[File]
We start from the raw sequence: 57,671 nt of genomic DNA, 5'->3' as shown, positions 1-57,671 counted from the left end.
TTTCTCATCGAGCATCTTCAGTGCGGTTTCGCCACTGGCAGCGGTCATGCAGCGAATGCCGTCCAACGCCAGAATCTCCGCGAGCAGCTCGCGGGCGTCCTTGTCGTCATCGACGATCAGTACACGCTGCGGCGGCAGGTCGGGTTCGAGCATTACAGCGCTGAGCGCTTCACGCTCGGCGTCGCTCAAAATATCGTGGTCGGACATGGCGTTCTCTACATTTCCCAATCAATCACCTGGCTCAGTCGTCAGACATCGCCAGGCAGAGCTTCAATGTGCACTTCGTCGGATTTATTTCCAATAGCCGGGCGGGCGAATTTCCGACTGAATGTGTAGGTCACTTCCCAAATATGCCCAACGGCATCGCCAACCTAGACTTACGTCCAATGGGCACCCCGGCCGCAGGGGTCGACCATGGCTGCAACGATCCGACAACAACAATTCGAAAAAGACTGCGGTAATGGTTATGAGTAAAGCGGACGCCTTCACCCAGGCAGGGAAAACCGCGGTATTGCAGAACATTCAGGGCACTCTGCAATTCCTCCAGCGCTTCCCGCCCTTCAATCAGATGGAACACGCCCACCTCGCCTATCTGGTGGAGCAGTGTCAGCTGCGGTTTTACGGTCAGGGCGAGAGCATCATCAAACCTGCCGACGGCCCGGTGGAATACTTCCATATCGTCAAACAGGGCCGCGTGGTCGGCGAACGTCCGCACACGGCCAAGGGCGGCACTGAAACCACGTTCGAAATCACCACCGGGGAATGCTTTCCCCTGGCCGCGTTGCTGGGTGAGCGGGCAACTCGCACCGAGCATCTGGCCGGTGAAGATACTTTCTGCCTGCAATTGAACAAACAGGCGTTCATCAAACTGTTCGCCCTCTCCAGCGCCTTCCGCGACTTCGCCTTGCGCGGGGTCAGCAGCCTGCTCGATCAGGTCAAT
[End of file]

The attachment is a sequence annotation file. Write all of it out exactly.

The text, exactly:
We start from the raw sequence: 57,671 nt of genomic DNA, 5'->3' as shown, positions 1-57,671 counted from the left end.
TTTCTCATCGAGCATCTTCAGTGCGGTTTCGCCACTGGCAGCGGTCATGCAGCGAATGCCGTCCAACGCCAGAATCTCCGCGAGCAGCTCGCGGGCGTCCTTGTCGTCATCGACGATCAGTACACGCTGCGGCGGCAGGTCGGGTTCGAGCATTACAGCGCTGAGCGCTTCACGCTCGGCGTCGCTCAAAATATCGTGGTCGGACATGGCGTTCTCTACATTTCCCAATCAATCACCTGGCTCAGTCGTCAGACATCGCCAGGCAGAGCTTCAATGTGCACTTCGTCGGATTTATTTCCAATAGCCGGGCGGGCGAATTTCCGACTGAATGTGTAGGTCACTTCCCAAATATGCCCAACGGCATCGCCAACCTAGACTTACGTCCAATGGGCACCCCGGCCGCAGGGGTCGACCATGGCTGCAACGATCCGACAACAACAATTCGAAAAAGACTGCGGTAATGGTTATGAGTAAAGCGGACGCCTTCACCCAGGCAGGGAAAACCGCGGTATTGCAGAACATTCAGGGCACTCTGCAATTCCTCCAGCGCTTCCCGCCCTTCAATCAGATGGAACACGCCCACCTCGCCTATCTGGTGGAGCAGTGTCAGCTGCGGTTTTACGGTCAGGGCGAGAGCATCATCAAACCTGCCGACGGCCCGGTGGAATACTTCCATATCGTCAAACAGGGCCGCGTGGTCGGCGAACGTCCGCACACGGCCAAGGGCGGCACTGAAACCACGTTCGAAATCACCACCGGGGAATGCTTTCCCCTGGCCGCGTTGCTGGGTGAGCGGGCAACTCGCACCGAGCATCTGGCCGGTGAAGATACTTTCTGCCTGCAATTGAACAAACAGGCGTTCATCAAACTGTTCGCCCTCTCCAGCGCCTTCCGCGACTTCGCCTTGCGCGGGGTCAGCAGCCTGCTCGATCAGGTCAAT